Carburetor Style of 1994 TW
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  1. #1
    Member dakman74's Avatar
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    I know carburetors are covered again and again here...but here's my problem. I am trying to step down to a 112 Jet for a little more fine-tuning since I'm at approx. 7000 above sea level, and even after a thorough tuning/cleaning/etc. it's still running rich on the main circuit.



    I know the part number for the 112 jet. I tried to order a YAMAHA jet from stadium yamaha (who everyone recommends) and I could paste the e-mail here but basically the answer is...they don't have one, and yamaha doesn't have any in stock either and doesn't have a projected time when they WILL be in stock. I called the few places that "claimed" to have them in stock (yamaha marine powersports places, mostly) and they all said the same thing...not really in stock, but can put in an order and "see what happens."



    So I went to my local shop and surprise surprise...same answer BUT they SWEAR that the round jets that they use in their kits are compatible and comparable size. Since it's about a 45 min drive to the shop from my house, I bought a couple (112 and 110) "mikuni-style" jets from the kit they use to see if 1) they physically fit without hassle (thread pitch the same) and 2) are indeed comparable to the short/small hex stock TK/Mikuni/whatever they are jets.



    I have read that the mikuni jets for the NEWER TK carbs run bigger than the stock "size" but haven't read/heard a clear comparison on the OLDER TK carb stock jet vs. mikuni replacement.



    I'll keep you posted but if anyone else has any experience with this, I'd like to hear about it.



    Thanks!



    EDIT: Oh yeah I've seen it written that the old-style carbs are Mikuni but mine says TK on the side and yes it is a round-slide carb. I suppose it's a Mikuni-style carb built by TK?

  2. #2
    Banned qwerty's Avatar
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    Quote Originally Posted by dakman74 View Post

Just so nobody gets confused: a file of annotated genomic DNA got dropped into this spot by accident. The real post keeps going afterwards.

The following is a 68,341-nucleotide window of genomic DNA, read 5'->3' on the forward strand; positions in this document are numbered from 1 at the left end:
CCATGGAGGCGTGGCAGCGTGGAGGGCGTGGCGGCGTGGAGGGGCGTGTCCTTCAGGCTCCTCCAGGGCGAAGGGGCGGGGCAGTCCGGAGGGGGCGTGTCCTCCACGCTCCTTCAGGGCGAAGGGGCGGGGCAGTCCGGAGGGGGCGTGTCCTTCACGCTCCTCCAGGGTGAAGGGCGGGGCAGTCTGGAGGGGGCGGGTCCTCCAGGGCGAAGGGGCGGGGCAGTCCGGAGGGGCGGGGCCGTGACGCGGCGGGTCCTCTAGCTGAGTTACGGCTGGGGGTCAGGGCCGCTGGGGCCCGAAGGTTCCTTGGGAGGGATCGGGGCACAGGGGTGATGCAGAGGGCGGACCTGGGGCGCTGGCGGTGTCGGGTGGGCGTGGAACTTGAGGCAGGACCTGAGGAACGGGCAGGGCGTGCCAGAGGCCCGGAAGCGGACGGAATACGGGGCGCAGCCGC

I know carburetors are covered again and again here...but here's my problem. I am trying to step down to a 112 Jet for a little more fine-tuning since I'm at approx. 7000 above sea level, and even after a thorough tuning/cleaning/etc. it's still running rich on the main circuit.



    I know the part number for the 112 jet. I tried to order a YAMAHA jet from stadium yamaha (who everyone recommends) and I could paste the e-mail here but basically the answer is...they don't have one, and yamaha doesn't have any in stock either and doesn't have a projected time when they WILL be in stock. I called the few places that "claimed" to have them in stock (yamaha marine powersports places, mostly) and they all said the same thing...not really in stock, but can put in an order and "see what happens."



    So I went to my local shop and surprise surprise...same answer BUT they SWEAR that the round jets that they use in their kits are compatible and comparable size. Since it's about a 45 min drive to the shop from my house, I bought a couple (112 and 110) "mikuni-style" jets from the kit they use to see if 1) they physically fit without hassle (thread pitch the same) and 2) are indeed comparable to the short/small hex stock TK/Mikuni/whatever they are jets.



    I have read that the mikuni jets for the NEWER TK carbs run bigger than the stock "size" but haven't read/heard a clear comparison on the OLDER TK carb stock jet vs. mikuni replacement.